The college admissions scandal is coming at a bad time for higher education, which has already seen its reputation tarnished by other issues like student debt, said Sheila Bair, former president of Washington College.
"I really hope colleges understand that their reputations are really on the line here. The public is losing faith and they need to get ahead of this," she said in an interview with CNBC's "Closing Bell" on Tuesday.
"They have to have more transparency around admissions. They need to get ahead of the student debt problem, do a better job to contain costs, [and] find more affordable options for financing higher education," added Bair, a member of the CNBC Financial Wellness Advisory Council and a former chair of the FDIC.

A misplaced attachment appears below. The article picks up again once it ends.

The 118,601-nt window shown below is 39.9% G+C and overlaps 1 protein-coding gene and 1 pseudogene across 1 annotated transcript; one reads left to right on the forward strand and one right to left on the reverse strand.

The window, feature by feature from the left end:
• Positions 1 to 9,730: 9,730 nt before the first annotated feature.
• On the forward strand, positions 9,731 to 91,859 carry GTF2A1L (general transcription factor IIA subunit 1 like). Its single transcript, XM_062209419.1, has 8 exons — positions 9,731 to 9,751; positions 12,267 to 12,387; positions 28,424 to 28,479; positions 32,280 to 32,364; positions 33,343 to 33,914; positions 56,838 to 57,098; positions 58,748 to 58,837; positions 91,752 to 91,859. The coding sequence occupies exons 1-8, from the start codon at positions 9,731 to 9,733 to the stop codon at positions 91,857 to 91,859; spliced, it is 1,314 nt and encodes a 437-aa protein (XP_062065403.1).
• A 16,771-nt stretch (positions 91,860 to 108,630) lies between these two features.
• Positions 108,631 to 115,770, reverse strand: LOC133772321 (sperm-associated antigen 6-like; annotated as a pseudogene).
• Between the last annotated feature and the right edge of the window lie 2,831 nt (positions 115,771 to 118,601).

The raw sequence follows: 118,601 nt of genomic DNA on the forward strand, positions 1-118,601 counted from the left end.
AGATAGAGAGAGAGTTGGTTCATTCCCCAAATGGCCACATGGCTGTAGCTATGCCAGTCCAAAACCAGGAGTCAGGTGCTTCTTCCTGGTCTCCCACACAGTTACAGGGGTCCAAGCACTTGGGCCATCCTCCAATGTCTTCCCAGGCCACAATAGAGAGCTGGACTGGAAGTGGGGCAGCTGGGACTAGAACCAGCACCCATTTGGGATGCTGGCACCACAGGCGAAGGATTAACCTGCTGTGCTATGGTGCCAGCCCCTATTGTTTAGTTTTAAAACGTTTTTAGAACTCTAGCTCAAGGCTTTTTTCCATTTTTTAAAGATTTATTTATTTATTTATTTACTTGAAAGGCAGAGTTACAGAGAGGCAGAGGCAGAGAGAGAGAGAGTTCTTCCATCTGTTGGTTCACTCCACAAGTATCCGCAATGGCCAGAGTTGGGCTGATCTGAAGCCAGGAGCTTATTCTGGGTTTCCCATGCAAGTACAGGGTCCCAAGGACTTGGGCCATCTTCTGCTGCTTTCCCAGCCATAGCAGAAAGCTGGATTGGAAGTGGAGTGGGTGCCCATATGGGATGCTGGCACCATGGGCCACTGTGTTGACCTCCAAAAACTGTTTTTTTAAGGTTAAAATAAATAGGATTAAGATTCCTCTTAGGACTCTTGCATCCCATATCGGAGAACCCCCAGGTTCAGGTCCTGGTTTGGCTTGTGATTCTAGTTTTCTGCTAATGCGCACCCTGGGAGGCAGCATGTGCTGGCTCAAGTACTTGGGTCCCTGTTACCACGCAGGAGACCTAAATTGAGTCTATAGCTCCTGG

Last week, dozens of people — including actresses Felicity Huffman and Lori Loughlin — were arrested in the admissions bribery scheme. The charges included the bribing of college athletic coaches and having other people take students' admission tests.
However, those standardized tests may not be the most effective gauge of students' abilities, Bair said.
"At Washington College, we actually found that grades were a better predictor of students' success than standardize tests because there are ways to hire people to train you ... to take the test and that's perfectly legal," she said.